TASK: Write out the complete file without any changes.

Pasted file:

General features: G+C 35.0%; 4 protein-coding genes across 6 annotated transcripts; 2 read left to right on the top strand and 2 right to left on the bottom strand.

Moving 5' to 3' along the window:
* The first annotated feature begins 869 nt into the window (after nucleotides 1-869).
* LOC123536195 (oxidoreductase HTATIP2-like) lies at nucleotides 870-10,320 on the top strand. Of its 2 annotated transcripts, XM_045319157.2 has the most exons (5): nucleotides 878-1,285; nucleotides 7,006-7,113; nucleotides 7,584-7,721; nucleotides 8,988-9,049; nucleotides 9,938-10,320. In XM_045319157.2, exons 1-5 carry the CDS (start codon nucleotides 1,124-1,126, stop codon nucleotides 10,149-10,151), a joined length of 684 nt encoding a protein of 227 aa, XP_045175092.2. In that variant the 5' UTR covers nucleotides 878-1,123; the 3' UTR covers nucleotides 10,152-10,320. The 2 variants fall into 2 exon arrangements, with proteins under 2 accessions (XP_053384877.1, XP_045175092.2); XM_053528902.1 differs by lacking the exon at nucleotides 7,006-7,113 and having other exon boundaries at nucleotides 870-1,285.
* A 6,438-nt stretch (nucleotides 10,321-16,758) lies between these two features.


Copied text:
General features: G+C 35.0%; 4 protein-coding genes across 6 annotated transcripts; 2 read left to right on the top strand and 2 right to left on the bottom strand.

Moving 5' to 3' along the window:
* The first annotated feature begins 869 nt into the window (after nucleotides 1-869).
* LOC123536195 (oxidoreductase HTATIP2-like) lies at nucleotides 870-10,320 on the top strand. Of its 2 annotated transcripts, XM_045319157.2 has the most exons (5): nucleotides 878-1,285; nucleotides 7,006-7,113; nucleotides 7,584-7,721; nucleotides 8,988-9,049; nucleotides 9,938-10,320. In XM_045319157.2, exons 1-5 carry the CDS (start codon nucleotides 1,124-1,126, stop codon nucleotides 10,149-10,151), a joined length of 684 nt encoding a protein of 227 aa, XP_045175092.2. In that variant the 5' UTR covers nucleotides 878-1,123; the 3' UTR covers nucleotides 10,152-10,320. The 2 variants fall into 2 exon arrangements, with proteins under 2 accessions (XP_053384877.1, XP_045175092.2); XM_053528902.1 differs by lacking the exon at nucleotides 7,006-7,113 and having other exon boundaries at nucleotides 870-1,285.
* A 6,438-nt stretch (nucleotides 10,321-16,758) lies between these two features.